Support in times of crisis: This time of fear and uncertainty can add to the complexities of the work of our caregivers. Children, families, and individuals, especially those who have experienced past trauma, may seek additional reassurance or may regress in behaviors that have been improving. Our caseworkers are committed to helping our clients and caregivers navigate this new experience. In addition to our on-call availability for current caregivers, our Community-Based Services program is also offering telehealth to current and new clients. Call the DePaul office nearest you to learn more.
Prospective caregivers needed: We anticipate a surge in the need for foster homes as children begin returning to school. Additionally, we anticipate an increased need for sponsored residential providers. We continue to work diligently to find and approve high-quality, loving homes for children entering the foster care system and individuals with developmental disabilities using every virtual tool at our disposal. Reach out to a regional recruiter to learn more about becoming a foster parent or sponsored residential provider.
To all our partners—employees, caregivers, clients, referral sources, licensing bodies, donors, volunteers—we are grateful for your flexibility and understanding as we navigate the unknowns and complexities of this unprecedented public health issue. We will continue to be here for you under these difficult circumstances, helping and supporting one another as we go. We are committed to planning well, relying on good guidance and one another, executing well, and learning lessons as we go. Thank you for your ongoing trust in us.
These plans are fluid and subject to change with limited notice.
How You Can Help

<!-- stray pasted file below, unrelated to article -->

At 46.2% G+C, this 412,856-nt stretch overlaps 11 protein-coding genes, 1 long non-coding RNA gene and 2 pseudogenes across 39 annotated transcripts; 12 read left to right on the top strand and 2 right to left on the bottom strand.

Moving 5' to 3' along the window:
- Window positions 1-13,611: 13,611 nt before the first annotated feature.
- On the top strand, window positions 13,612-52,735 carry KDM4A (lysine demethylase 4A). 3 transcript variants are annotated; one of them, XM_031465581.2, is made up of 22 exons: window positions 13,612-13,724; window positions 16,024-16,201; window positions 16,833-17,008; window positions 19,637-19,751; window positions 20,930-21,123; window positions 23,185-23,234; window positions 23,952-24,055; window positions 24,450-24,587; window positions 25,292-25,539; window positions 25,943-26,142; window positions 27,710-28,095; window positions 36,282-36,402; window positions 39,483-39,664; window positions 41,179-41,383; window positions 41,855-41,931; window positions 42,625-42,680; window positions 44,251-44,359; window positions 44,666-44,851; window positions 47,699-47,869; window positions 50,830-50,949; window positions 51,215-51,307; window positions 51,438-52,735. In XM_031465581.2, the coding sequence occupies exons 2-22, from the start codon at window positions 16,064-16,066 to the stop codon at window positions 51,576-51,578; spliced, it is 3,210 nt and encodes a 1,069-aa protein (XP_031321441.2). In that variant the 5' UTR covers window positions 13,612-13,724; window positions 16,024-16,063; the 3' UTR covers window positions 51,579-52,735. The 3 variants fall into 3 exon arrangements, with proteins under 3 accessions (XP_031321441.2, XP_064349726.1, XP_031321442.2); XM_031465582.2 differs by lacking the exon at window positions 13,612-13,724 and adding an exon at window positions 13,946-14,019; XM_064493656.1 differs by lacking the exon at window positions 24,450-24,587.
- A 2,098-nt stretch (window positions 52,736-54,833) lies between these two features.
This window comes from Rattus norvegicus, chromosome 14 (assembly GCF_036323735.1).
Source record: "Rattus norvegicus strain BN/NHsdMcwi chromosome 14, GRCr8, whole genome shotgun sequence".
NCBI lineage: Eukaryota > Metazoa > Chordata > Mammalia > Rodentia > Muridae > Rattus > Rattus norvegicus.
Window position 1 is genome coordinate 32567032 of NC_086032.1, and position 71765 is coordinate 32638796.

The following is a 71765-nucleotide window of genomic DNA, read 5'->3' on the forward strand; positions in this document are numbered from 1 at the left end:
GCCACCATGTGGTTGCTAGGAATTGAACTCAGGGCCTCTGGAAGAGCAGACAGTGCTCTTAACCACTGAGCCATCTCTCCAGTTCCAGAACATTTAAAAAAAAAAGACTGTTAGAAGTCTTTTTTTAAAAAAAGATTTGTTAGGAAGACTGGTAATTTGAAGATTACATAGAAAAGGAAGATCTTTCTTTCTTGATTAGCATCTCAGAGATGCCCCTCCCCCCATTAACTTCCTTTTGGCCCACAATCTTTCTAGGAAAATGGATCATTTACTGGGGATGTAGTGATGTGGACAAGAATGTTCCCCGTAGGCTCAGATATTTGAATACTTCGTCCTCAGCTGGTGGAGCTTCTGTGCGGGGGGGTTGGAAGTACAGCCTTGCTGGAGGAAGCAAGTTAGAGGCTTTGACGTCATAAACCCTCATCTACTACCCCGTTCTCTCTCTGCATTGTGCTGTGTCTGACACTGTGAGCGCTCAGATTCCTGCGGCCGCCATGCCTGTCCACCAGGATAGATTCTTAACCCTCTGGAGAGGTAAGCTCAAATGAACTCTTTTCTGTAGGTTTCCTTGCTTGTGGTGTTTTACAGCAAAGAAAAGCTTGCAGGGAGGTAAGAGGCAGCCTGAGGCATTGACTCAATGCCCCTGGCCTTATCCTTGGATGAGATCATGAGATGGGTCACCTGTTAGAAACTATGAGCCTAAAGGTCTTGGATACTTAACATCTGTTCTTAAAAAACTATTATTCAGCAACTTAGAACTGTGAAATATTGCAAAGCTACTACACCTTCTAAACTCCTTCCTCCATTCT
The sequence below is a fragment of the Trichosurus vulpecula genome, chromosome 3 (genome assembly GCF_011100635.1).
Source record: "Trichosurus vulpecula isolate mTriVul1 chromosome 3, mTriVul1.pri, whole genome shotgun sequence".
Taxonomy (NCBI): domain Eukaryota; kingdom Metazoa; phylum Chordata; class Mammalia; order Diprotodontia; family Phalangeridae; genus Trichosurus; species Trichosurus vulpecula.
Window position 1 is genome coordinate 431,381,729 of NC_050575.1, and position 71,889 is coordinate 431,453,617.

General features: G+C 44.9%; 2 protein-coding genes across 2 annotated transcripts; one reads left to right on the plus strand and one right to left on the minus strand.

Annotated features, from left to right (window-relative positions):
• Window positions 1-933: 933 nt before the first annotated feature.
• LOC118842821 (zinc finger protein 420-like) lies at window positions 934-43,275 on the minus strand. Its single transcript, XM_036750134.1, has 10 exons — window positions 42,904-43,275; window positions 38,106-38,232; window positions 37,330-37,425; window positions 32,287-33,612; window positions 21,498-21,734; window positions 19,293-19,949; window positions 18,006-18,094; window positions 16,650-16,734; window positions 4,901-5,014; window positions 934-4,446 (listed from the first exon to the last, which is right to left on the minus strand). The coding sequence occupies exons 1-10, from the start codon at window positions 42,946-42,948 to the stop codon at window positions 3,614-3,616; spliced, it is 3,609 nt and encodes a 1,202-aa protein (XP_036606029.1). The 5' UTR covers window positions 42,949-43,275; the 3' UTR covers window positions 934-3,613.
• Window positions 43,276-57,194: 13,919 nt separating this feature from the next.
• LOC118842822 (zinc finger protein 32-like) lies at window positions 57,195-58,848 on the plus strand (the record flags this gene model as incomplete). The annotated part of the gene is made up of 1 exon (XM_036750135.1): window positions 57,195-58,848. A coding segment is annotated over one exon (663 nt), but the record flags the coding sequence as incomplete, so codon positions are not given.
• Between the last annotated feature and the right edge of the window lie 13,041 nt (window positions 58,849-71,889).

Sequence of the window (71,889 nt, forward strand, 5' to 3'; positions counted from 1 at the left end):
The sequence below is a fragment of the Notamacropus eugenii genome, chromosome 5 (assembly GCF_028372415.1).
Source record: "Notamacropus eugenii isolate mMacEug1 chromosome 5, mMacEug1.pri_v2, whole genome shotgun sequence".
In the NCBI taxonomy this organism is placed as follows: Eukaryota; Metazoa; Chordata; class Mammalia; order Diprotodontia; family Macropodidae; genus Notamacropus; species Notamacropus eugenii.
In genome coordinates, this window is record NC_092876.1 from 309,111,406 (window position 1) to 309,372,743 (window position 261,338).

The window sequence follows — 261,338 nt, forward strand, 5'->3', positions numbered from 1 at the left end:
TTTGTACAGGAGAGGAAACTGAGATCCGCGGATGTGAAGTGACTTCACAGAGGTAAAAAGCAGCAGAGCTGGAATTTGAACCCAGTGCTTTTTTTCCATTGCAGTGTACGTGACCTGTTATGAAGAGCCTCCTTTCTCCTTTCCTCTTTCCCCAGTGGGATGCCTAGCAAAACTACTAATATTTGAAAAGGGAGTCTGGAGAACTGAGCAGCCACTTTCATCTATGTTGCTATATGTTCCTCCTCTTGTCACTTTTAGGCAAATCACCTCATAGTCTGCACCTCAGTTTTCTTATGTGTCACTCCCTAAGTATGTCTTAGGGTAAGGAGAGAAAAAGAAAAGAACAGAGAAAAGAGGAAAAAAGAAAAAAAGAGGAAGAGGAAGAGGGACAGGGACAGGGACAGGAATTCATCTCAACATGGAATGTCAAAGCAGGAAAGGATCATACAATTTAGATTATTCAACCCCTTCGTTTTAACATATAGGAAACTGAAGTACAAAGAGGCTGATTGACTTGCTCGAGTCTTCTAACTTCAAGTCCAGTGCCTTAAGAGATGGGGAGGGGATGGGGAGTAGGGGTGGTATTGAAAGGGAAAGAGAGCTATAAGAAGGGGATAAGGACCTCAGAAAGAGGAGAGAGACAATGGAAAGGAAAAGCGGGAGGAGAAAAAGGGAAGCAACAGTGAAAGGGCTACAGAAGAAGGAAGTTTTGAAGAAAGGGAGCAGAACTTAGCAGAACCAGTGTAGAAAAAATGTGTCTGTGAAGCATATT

Since the COVID-19 pandemic began, DePaul Community Resources has been preparing for our services to be in high demand. Once children begin returning to school and social distancing requirements ease, we anticipate a surge in the need for our services—making your generosity and support more important than ever.
Your gift to DePaul during this time is ensuring that we can continue serving children and families in our community effectively during this especially challenging time. Foster care, adoption, community-based services, and developmental disabilities services will be critical as we address the needs of our community’s most vulnerable populations.
A worldwide pandemic touches everyone and presents an opportunity to come together as one powerful force. With your help, we have the power to improve lives.
- COVID-19 has closed our schools and is affecting families who were already struggling. Children are at higher risk for abuse, especially those for whom our schools were a safe haven and are now unprotected. Children whose families are hospitalized as a result of illness may be left without safe caregivers. Children who suffer from mental health struggles are without access to their regular school counselors. And our neighbors with disabilities who have counted on our day centers are left without support and meaningful engagement due to mandatory closures. Opening your heart and home to an individual in need is more important now than ever.